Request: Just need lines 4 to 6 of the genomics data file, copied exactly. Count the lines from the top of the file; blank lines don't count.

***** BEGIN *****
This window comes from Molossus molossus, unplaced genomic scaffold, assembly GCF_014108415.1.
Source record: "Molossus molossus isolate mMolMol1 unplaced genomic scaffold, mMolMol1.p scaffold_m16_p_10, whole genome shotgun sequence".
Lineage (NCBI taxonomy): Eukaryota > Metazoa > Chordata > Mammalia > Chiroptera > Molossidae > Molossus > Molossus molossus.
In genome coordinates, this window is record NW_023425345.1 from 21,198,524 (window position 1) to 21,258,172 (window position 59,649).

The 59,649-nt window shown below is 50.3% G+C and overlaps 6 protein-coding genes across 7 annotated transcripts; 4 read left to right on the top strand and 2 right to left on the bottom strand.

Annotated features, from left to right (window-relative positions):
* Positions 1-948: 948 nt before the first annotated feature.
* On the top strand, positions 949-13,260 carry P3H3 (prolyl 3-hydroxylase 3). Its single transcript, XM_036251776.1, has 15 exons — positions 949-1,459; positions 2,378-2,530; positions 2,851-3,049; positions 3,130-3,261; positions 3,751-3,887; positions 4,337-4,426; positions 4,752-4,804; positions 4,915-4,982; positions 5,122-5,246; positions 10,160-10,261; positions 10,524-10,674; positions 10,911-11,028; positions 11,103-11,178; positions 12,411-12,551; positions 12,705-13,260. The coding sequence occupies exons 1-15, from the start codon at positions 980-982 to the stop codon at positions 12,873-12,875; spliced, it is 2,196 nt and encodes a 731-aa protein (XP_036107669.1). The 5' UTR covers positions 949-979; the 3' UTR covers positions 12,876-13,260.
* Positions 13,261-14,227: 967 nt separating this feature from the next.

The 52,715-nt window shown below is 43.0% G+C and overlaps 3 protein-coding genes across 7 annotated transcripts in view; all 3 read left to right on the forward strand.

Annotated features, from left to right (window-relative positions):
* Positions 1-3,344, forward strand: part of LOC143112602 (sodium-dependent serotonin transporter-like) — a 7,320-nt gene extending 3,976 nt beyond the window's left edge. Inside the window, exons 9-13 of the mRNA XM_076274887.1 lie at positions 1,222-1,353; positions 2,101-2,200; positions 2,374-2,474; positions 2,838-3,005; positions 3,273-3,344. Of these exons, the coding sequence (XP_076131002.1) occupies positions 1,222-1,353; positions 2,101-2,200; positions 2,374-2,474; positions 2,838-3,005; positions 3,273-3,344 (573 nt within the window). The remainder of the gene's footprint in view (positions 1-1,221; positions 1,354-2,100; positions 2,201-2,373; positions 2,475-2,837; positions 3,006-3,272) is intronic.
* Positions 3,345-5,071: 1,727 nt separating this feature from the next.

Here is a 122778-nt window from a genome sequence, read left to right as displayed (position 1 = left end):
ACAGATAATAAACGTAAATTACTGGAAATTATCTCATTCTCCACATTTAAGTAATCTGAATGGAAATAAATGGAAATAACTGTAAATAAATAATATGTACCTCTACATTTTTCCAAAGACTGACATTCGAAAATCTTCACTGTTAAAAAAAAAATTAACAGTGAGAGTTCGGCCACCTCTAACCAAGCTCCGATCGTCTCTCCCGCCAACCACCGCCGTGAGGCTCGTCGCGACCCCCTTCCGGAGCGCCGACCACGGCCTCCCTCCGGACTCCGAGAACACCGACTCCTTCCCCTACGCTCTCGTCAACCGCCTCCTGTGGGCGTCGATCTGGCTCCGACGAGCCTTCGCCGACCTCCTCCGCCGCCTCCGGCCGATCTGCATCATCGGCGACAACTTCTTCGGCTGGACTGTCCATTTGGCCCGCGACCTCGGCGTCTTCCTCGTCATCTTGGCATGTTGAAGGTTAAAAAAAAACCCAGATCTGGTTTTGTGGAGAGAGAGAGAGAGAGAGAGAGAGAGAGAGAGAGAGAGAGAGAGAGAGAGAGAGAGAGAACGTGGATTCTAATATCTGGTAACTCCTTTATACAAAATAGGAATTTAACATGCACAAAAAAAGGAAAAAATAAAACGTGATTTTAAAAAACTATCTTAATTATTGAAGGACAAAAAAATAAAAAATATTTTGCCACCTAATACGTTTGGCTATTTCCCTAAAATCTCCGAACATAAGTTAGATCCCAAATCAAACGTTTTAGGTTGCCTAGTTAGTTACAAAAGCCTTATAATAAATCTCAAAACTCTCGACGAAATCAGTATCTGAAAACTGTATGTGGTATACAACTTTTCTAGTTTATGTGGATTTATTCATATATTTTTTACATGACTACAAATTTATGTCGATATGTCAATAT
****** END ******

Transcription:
In genome coordinates, this window is record NW_023425345.1 from 21,198,524 (window position 1) to 21,258,172 (window position 59,649).

The 59,649-nt window shown below is 50.3% G+C and overlaps 6 protein-coding genes across 7 annotated transcripts; 4 read left to right on the top strand and 2 right to left on the bottom strand.

Annotated features, from left to right (window-relative positions):